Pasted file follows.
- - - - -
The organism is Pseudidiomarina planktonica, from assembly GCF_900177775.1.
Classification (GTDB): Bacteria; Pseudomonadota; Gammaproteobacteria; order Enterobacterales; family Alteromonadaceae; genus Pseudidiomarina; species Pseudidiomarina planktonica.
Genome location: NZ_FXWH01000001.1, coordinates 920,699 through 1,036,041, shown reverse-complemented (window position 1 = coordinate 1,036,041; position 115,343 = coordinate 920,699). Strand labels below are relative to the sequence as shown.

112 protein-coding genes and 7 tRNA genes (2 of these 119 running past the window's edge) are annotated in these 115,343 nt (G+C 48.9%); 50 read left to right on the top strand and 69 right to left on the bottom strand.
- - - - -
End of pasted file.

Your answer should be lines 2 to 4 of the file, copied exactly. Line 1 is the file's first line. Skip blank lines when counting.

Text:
Classification (GTDB): Bacteria; Pseudomonadota; Gammaproteobacteria; order Enterobacterales; family Alteromonadaceae; genus Pseudidiomarina; species Pseudidiomarina planktonica.
Genome location: NZ_FXWH01000001.1, coordinates 920,699 through 1,036,041, shown reverse-complemented (window position 1 = coordinate 1,036,041; position 115,343 = coordinate 920,699). Strand labels below are relative to the sequence as shown.

112 protein-coding genes and 7 tRNA genes (2 of these 119 running past the window's edge) are annotated in these 115,343 nt (G+C 48.9%); 50 read left to right on the top strand and 69 right to left on the bottom strand.